8 Great Ways to Cut Your Business Tax Bill
Using Depreciation, Deductions, Credits and Write-offs
It's the end of the tax year, but there is still time to take action on your company's financial position so you can save on business taxes. Print out this article and take it to yournow, to discuss possible tax savings strategies.
Fund a Business Retirement Plan
Talk to your financial planner or tax advisor about the possibility of funding a qualified retirement plan for yourself and your employees. If you are self-employed and have no employees, you may want to look at a self-employed 401(k).
Read more about Solo 401k plans, and other small business retirement plans, in this article from Beginners Investing.
Take All Legitimate Tax Deductions
The IRS has many acceptable tax deductions you can take to reduce your business taxes. If it's a legitimate business expense, and your business records can show the money was spent, you can most likely take the deduction and reduce your business taxes. Take some time to read through this list of to make sure you haven't missed a deduction.
Buy Equipment or Company Vehicles for Depreciation Deductions
Depreciation deductions have never been better, and they may not be as good next year, so you might want to look into purchasing a company vehicle or equipment and put it into service (start using it) before the end of the year. For many business assets, you can depreciate (deduct from taxes) 100% of the cost of the item, through the allowance, in addition to other methods.
Starting in 2016, the rules for and have been increased and set for several years. It's a good time to look at buying business equipment and vehicles, to take advantage of these increased savings.
Pay Bonuses, Gifts to Employees and Owners
One way to share the wealth, so to speak, is to give bonuses to employees and owners. But you need to be aware of the tax implications, both to the company and to the employees or owners. For example, an employee bonus is taxable as income to an employee.
Write off Old Inventory and Obsolete Equipment
To "write off" an asset means to take it off your company's balance sheet. This has the same effect as depreciation and this means your company's income will be less, resulting in lower taxes. If you have old inventory that needs to be disposed of or obsolete equipment that you aren't using, the end of the year is time to take the current value of those assets off the books to save on taxes.
Write off Bad Debts
In the same way as taking equipment or inventory off your books, you should look at your and focus on customers who haven't paid you in a long time and who probably won't pay. You must use the accrual method of accounting to take these bad debt write-offs, so check with your tax professional if you aren't sure which method you use. Taking those amounts off receivables is another tax-cutting measure that many companies use at the end of the year. Read more about how this works in this article about accounting methods and timing income and expenses.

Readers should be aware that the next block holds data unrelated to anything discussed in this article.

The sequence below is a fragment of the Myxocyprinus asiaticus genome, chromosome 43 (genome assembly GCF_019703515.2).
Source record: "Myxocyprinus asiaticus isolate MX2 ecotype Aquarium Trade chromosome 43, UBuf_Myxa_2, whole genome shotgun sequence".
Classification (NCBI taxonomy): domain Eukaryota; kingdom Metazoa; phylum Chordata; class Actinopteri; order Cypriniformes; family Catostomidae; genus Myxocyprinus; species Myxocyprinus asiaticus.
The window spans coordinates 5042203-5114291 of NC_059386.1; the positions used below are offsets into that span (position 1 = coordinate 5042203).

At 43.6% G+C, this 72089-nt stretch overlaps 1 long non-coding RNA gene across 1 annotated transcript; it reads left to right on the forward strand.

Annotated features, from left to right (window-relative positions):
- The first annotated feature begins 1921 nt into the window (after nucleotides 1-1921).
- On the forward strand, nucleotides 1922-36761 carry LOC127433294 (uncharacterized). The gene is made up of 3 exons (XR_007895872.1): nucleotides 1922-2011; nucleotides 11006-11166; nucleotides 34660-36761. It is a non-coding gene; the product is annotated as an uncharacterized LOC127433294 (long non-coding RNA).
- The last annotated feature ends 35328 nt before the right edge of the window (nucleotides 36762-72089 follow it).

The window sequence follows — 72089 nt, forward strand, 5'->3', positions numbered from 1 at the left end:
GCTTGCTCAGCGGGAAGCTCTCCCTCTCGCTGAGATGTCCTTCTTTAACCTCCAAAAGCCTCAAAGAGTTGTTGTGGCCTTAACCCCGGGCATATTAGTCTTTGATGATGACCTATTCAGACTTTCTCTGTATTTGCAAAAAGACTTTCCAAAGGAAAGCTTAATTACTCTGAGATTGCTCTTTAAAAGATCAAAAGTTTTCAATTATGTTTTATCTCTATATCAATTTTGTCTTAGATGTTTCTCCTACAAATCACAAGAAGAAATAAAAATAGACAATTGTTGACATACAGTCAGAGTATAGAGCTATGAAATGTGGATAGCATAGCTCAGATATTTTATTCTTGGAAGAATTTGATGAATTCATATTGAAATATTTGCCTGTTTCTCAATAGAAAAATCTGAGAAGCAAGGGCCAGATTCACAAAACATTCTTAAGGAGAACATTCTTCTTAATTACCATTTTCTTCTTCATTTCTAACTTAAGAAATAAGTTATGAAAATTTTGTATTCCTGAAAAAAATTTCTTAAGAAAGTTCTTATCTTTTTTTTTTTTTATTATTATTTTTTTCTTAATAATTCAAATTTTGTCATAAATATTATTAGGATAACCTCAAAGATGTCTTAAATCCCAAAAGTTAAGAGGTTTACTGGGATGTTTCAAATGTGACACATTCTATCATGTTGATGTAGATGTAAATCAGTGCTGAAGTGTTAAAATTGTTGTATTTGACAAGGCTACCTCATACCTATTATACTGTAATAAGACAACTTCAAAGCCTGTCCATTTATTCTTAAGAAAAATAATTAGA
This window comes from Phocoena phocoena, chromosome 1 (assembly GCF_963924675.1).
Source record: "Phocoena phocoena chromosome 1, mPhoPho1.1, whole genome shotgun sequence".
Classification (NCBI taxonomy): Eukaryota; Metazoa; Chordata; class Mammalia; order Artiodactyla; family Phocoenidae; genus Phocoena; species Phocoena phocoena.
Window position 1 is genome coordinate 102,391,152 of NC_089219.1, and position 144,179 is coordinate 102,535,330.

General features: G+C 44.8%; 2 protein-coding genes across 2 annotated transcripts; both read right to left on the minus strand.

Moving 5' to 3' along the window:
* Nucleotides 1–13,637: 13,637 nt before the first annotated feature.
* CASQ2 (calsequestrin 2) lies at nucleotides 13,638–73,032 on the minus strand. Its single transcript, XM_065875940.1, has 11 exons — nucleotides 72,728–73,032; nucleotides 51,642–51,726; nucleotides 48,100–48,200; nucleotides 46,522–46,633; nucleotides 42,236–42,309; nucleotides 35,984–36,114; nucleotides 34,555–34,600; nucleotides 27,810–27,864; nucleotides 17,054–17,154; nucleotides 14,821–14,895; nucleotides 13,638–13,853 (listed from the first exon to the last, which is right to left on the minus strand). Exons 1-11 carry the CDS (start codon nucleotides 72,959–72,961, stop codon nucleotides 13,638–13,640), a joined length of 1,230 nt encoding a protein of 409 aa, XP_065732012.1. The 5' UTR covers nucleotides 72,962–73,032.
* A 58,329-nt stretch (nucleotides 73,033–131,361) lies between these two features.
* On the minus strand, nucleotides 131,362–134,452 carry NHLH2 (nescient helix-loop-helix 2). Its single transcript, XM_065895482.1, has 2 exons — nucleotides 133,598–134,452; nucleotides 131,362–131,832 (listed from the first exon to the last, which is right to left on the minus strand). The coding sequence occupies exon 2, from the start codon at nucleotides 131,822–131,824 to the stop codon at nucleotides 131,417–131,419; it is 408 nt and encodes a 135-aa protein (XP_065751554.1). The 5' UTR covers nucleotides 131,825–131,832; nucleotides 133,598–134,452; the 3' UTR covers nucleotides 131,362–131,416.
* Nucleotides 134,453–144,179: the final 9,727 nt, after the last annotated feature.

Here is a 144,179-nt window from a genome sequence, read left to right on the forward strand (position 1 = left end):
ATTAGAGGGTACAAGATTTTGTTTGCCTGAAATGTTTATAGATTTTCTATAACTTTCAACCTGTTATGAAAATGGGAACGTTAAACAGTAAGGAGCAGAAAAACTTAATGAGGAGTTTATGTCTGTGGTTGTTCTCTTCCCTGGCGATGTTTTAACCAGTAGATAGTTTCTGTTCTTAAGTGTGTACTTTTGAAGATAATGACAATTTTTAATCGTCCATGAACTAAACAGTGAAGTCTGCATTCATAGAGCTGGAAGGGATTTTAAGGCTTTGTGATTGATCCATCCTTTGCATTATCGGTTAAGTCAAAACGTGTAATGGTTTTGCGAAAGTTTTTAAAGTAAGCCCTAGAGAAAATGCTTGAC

Some Timing Tips to Cut Business Taxes:
A major part of tax cutting is timing of business income and expenses to shift income to the year where it will have the biggest effect in lowering taxes. There's also a fair amount of guesswork involved in knowing what tax rates will be in each year and other considerations, so it's best to discuss these strategies with your tax advisor.
Stock up and Prepay
To reduce your tax bill, stock up on office supplies and inventory. You can also pre-pay such items as insurances, mortgage interest, and even memberships and subscriptions, as long as these items are business-related and can be deducted.
Time Income and Expenses at Year-end
One of your biggest tax cutting strategies can be the timing of income, moving it to the year where you expect the lower taxes. For example, if you think your profits will be lower next year, put off sending invoices until after January 1. Having a good tax advisor and a competent CPA is essential if you want to use this strategy.
The information in this article and on this site is not intended to be tax or legal advice, but to present general topics for discussion with your tax professional. Every business situation is unique, and tax regulations are constantly changing. Talk to your tax or legal advisor before utilizing any tax cutting strategies.